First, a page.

Karen Buck

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Karen Buck
MP
Parliamentary Private Secretary to the Leader of the Opposition
Incumbent
Assumed office
17 April 2013
Leader Ed Miliband
Preceded by John Denham
Shadow Minister for Education
In office
8 October 2011 – 17 April 2013
Leader Ed Miliband
Preceded by Iain Wright
Succeeded by Tristram Hunt
Member of Parliament
for Westminster North
Regent's Park and Kensington North (1997-2010)
Incumbent
Assumed office
1 May 1997
Preceded by John Wheeler
(Westminster North)
Dudley Fishburn
(Kensington)
Majority 2,126 (5.4%)
Personal details
Born (1958-08-30) 30 August 1958 (age 55)
Castlederg, County Tyrone, Northern Ireland
Nationality British
Political party Labour
Spouse(s) Barrie Taylor
Children Cosmo Buck-Taylor
Alma mater London School of Economics
Profession Member of Parliament
Religion Roman Catholic

Karen Patricia Buck (born 30 August 1958) is a British Labour Party politician who has been a Member of Parliament (MP) since 1997, firstly for Regent's Park and Kensington North until 2010, and for Westminster North after that. She is a former Parliamentary Under Secretary of State at the Department for Transport.

Early life[edit]

Born in Castlederg, County Tyrone, Northern Ireland, she was educated at the Chelmsford County High School for Girls and the London School of Economics, from where she was awarded a BSc and a MSc in Economics, and a MA in Social Policy and Administration. She joined the Labour Party in 1978. In 1979, she became a research and development worker with Outset, a charity working with disabled people, before joining the Hackney London Borough Council in 1983 initially as a senior disability officer, and from 1986 a public health officer. She went to work for the Labour Party in 1987 as a health directorate researcher, becoming a campaign strategy coordinator in 1992. She was elected as a councillor to the City of Westminster Council in 1990 and remained on the council until her election to parliament in 1997.

Parliamentary career[edit]

Buck was selected to stand for election for Labour through an all-women shortlist.[1][dead link] The seat was based largely on the former Westminster North held narrowly by the Conservative former minister John Wheeler. Wheeler retired, and Buck was elected at the 1997 General Election as the Labour MP for Regent's Park and Kensington North with a majority of 14,657 and has been the MP there since. She made her maiden speech on 17 June 1997.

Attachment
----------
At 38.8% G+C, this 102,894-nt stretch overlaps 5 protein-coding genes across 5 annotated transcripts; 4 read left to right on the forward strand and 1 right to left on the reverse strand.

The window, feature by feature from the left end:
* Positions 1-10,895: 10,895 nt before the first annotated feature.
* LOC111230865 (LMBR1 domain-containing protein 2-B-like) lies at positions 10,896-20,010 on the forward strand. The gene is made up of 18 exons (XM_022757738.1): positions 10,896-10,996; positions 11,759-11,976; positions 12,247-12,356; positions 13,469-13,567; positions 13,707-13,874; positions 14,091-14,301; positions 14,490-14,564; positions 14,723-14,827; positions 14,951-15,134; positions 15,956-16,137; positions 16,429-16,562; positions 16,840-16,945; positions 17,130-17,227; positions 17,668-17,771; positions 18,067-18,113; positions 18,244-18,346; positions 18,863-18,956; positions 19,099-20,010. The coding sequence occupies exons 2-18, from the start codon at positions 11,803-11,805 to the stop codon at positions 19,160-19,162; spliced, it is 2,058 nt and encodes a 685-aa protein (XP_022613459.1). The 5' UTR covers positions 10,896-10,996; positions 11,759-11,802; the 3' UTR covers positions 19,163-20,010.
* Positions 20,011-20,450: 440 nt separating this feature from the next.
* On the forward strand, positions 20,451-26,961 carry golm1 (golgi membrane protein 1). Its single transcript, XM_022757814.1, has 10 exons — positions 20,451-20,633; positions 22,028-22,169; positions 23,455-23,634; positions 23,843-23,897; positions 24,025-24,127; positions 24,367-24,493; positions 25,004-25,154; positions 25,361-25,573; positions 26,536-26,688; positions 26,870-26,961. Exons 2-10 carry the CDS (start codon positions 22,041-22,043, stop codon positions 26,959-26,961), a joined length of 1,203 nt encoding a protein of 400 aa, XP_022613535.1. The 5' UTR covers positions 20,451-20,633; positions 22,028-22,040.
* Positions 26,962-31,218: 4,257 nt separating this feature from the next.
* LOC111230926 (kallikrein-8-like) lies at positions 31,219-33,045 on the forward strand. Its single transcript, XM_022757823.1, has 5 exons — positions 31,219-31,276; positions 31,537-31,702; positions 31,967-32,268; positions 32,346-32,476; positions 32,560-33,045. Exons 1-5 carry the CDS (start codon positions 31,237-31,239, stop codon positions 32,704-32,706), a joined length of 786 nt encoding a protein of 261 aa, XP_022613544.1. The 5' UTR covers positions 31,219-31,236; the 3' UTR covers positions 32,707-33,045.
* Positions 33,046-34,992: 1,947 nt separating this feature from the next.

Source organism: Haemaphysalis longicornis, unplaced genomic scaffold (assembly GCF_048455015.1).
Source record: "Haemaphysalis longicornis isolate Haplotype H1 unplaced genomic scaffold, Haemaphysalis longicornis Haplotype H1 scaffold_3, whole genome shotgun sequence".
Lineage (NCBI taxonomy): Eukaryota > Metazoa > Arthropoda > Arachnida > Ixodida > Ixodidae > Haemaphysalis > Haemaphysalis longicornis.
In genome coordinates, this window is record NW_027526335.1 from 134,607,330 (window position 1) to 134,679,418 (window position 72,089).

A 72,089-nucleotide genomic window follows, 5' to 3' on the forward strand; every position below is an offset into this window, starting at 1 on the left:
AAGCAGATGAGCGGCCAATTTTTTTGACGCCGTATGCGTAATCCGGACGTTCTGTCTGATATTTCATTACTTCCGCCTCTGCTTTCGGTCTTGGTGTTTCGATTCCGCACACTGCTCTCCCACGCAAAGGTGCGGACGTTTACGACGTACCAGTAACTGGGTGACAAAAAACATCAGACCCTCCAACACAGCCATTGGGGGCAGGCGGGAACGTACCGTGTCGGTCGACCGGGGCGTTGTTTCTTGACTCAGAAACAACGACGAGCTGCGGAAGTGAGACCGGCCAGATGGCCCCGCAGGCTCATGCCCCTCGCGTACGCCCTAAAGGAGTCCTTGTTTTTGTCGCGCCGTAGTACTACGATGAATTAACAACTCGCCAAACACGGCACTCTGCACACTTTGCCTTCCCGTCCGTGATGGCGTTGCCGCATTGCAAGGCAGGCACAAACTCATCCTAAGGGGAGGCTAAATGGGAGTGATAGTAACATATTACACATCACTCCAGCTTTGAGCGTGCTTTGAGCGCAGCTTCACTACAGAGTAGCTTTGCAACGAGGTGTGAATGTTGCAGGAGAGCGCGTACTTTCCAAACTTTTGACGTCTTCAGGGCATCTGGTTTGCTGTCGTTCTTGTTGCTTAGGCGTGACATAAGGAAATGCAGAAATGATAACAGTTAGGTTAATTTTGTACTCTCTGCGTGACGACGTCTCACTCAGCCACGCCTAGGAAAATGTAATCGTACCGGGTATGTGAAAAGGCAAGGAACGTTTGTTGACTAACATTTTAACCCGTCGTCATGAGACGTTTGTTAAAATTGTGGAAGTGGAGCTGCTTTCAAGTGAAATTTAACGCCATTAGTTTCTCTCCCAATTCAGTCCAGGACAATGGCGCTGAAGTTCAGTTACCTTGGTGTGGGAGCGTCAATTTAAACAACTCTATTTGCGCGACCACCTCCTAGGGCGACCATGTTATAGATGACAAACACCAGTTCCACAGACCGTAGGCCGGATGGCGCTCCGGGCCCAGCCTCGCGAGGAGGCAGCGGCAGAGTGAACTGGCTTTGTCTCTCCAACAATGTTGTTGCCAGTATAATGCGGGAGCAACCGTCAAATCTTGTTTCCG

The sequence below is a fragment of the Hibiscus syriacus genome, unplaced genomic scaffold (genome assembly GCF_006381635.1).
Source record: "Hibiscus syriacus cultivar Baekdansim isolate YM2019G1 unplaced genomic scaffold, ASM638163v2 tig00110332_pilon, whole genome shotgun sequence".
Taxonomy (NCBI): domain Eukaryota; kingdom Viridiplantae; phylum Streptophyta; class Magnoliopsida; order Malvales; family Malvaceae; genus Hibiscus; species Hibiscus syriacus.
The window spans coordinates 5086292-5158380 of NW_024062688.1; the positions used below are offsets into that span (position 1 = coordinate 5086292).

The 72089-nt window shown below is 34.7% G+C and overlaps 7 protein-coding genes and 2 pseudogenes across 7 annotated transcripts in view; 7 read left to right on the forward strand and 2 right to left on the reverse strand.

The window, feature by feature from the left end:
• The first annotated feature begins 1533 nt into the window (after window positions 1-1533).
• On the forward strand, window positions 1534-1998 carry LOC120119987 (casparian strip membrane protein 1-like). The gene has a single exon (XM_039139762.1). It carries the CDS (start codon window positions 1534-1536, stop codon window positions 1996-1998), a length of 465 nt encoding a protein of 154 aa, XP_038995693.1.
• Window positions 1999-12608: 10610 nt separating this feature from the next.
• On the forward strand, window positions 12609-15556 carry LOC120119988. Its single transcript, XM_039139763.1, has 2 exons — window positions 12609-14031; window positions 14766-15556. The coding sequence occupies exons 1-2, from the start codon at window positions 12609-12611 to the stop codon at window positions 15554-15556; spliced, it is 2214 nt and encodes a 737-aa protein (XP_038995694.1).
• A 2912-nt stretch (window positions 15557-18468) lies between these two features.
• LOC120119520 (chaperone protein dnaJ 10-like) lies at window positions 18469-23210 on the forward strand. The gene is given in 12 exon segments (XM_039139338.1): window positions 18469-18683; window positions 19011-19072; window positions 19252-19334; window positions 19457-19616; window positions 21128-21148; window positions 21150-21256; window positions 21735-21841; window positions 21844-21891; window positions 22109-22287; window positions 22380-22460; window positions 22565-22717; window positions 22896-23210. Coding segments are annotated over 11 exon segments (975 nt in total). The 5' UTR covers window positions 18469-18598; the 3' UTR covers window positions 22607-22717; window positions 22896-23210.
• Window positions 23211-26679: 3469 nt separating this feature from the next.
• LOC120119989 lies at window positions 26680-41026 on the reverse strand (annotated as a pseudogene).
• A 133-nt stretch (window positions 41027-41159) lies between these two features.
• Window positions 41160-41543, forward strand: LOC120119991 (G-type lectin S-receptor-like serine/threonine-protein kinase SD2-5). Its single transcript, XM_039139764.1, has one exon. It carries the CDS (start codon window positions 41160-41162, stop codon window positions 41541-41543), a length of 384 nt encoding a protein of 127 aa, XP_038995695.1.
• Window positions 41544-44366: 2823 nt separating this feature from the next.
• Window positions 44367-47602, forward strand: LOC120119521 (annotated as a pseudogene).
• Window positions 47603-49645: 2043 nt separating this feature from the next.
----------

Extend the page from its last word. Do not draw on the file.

Following her election to parliament, Buck joined the Social Security Select Committee, and after the 2001 General Election on the Work and Pensions Select Committee. In 2001, her appointment as an Assistant Government Whip was announced without her knowledge and consent. She declined to take up the post. However, she did became a member of Tony Blair's government in the wake of the 2005 General Election as the Parliamentary Under Secretary of State at the Department for Transport.

Buck made her name whilst a councillor at Westminster when she was involved in exposing fraudulent behaviour of Shirley Porter[1] and the Homes for Votes scandal. She is more pro-hunting-ban than the average Labour MP, and against replacing Trident.

At the 2010 General Election she was elected MP for the new seat of Westminster North with a majority of 2,126 over Joanne Cash, the Conservative candidate.

Personal life[edit]

Karen Buck's spouse is Barrie Taylor, a school governor and Westminster Council Labour Councillor. Buck chose not to adopt her husband's surname for personal reasons. They have a son, named Cosmo Buck-Taylor who is an amateur rapper.[2]

References[edit]

External links[edit]

Parliament of the United Kingdom
Preceded by
Dudley Fishburn
Member of Parliament for Regent's Park and Kensington North
19972010
Succeeded by
Constituency Abolished
Preceded by
Constituency Created
Member of Parliament for Westminster North
2010–present
Incumbent
Political offices
Preceded by
Iain Wright
Shadow Minister for Education
2011–2013
Succeeded by
Tristram Hunt
Preceded by
John Denham
Parliamentary Private Secretary to the Leader of the Opposition
2013–present
Incumbent